wind energy.  Commercial scale alternative energy  
          generating facilities often require large pieces of flat  
          property near existing power lines.  Conservationists want  
          to discourage alternative energy facilities from locating  
          on productive farmland or desert habitat.  They want to  
          find alternative locations that would be suitable without  
          further disturbing habitat or agricultural land.  Combining  
          the unbuildable lots in antiquated subdivisions could  
          create these sites.

                                   Proposed Law  

          Senate Bill 1319 allows a city council or county board of  
          supervisors to adopt a local ordinance that lets the owner  
          of contiguous parcels merge them, without complying with  
          the Subdivision Map Act's provisions, by recording an  
          instrument of conveyance or security.


          1.   Voluntary merger  .  Formal parcel mergers --- one way to  
          combine contiguous lots --- requires the city council or  
          county board of supervisors to hold extensive hearings and  
          make detailed findings.  These sections in the Subdivision  
          Map Act implicitly assume that the affected property owners  
          will resist merger because they want to keep their parcels  
          separate for future sale or development opportunity.  SB  
          1319 creates another voluntary method for property owners  


          SB 1319 -- 4/13/10 -- Page 3

          to willingly combine their substandard lots into  
          developable parcels.  No one can force property owners to  
          use the bill's new method if they don't want to.

          2.   Not the answer  .  Assembling enough parcels to develop  
          alternative energy facilities is a useful goal, especially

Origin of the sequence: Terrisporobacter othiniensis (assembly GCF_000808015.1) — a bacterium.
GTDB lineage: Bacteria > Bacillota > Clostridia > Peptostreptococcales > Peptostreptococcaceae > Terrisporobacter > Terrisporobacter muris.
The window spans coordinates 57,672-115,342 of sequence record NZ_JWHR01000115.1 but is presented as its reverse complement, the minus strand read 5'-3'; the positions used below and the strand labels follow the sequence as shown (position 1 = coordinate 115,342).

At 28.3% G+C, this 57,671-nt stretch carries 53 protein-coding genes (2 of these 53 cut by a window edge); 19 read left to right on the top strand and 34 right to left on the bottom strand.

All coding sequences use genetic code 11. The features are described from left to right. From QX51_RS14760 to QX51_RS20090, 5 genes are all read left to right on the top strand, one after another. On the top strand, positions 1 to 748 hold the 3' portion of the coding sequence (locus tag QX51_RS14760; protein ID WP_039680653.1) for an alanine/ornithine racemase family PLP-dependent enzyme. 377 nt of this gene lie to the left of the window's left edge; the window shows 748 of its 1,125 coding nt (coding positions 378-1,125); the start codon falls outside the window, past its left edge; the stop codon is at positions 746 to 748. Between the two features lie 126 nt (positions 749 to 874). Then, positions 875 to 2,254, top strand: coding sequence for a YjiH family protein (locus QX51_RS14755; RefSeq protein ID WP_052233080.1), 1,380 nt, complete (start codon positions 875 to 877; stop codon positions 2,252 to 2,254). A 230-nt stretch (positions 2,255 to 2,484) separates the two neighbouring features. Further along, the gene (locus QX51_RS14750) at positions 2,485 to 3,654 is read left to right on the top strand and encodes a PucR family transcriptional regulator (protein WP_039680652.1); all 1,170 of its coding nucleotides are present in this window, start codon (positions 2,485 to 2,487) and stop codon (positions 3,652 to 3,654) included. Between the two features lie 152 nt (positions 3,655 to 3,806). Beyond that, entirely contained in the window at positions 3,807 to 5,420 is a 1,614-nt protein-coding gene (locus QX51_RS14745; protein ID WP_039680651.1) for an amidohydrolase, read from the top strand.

if it converts antiquated subdivision lots into productive  
          uses.  Success will require a clear vision of what's  
          needed, access to sufficient credit and working capital,  
          sound real estate management, and plenty of patience.  But  
          there are no obvious statutory obstacles.  Public agencies  
          can use the Joint Exercise of Powers Act to form  
          confederations that can raise the needed funds.  Local  
          officials can use the Community Redevelopment Law to  
          eliminate the blight caused by substandard and irregular  
          lots.  The Subdivision Map Act provides several ways to  
          combine parcels.  If legislators want to help local  
          officials and utilities find good locations for alternative  
          energy facilities, they should direct the California Energy  
          Commission to provide property owners and utilities the  
          needed financial help and technical assistance.

          3.   Not much  .  SB 1319 doesn't provide property owners with  
          any real opportunities that they don't have.  The Map Act  
          already gives property owners at least three ways to  
          combine their lots: reversion, resubdivision, and local  
          option ordinances.  Formal mergers attract property owners  
          resistance for good reasons: the procedures and standards  
          are more burdensome that the existing statutory  
          alternatives.  Although SB 1319 doesn't harm private  
          property rights, it doesn't do much to help property owners  

                         Support and Opposition  (4/15/10)

           Support  :  The Nature Conservancy.

           Opposition  :  Unknown.